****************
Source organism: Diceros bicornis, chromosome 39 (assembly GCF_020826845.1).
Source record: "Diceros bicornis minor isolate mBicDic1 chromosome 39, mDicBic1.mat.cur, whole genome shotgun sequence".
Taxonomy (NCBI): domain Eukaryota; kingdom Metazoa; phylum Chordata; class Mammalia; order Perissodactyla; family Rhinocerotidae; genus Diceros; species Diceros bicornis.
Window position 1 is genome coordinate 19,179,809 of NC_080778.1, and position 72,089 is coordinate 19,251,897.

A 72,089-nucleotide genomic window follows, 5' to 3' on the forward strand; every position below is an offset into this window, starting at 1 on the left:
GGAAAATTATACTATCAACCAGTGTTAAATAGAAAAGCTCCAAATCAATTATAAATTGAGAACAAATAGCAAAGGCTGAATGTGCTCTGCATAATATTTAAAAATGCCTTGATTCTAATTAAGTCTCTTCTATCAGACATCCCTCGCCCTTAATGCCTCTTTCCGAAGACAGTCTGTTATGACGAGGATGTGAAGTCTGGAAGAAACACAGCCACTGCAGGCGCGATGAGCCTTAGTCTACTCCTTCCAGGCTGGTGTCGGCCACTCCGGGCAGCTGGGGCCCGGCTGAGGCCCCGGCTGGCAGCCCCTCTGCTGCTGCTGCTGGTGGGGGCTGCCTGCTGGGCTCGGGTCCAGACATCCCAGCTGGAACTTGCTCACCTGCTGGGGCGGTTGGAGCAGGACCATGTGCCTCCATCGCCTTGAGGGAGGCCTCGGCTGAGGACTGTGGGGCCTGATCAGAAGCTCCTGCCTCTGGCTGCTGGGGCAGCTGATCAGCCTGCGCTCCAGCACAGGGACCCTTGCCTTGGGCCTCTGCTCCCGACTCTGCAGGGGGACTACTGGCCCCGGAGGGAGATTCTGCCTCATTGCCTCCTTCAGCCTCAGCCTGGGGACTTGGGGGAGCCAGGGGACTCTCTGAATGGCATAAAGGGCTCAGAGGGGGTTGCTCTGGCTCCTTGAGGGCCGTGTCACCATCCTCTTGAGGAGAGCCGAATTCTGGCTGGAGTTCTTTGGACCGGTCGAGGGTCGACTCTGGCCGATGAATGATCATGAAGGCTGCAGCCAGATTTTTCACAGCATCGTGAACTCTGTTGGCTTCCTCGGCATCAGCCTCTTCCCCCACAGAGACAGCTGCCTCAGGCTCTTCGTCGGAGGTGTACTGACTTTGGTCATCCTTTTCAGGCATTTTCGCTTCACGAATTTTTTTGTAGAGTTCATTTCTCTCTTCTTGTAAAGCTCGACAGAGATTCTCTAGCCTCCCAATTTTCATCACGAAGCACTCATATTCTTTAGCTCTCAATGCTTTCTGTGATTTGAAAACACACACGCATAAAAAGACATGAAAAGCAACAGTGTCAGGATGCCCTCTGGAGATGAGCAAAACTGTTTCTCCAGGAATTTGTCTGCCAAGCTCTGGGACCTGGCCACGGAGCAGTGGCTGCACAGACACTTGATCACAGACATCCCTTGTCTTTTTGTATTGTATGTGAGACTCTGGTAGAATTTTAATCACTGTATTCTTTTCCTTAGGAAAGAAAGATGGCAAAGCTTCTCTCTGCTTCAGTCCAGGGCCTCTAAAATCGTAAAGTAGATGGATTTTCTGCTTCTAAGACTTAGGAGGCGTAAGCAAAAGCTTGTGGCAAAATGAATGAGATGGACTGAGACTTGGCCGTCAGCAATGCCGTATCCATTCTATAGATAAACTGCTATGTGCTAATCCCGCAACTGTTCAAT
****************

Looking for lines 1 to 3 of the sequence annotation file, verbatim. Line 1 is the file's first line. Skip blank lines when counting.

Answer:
Source organism: Diceros bicornis, chromosome 39 (assembly GCF_020826845.1).
Source record: "Diceros bicornis minor isolate mBicDic1 chromosome 39, mDicBic1.mat.cur, whole genome shotgun sequence".
Taxonomy (NCBI): domain Eukaryota; kingdom Metazoa; phylum Chordata; class Mammalia; order Perissodactyla; family Rhinocerotidae; genus Diceros; species Diceros bicornis.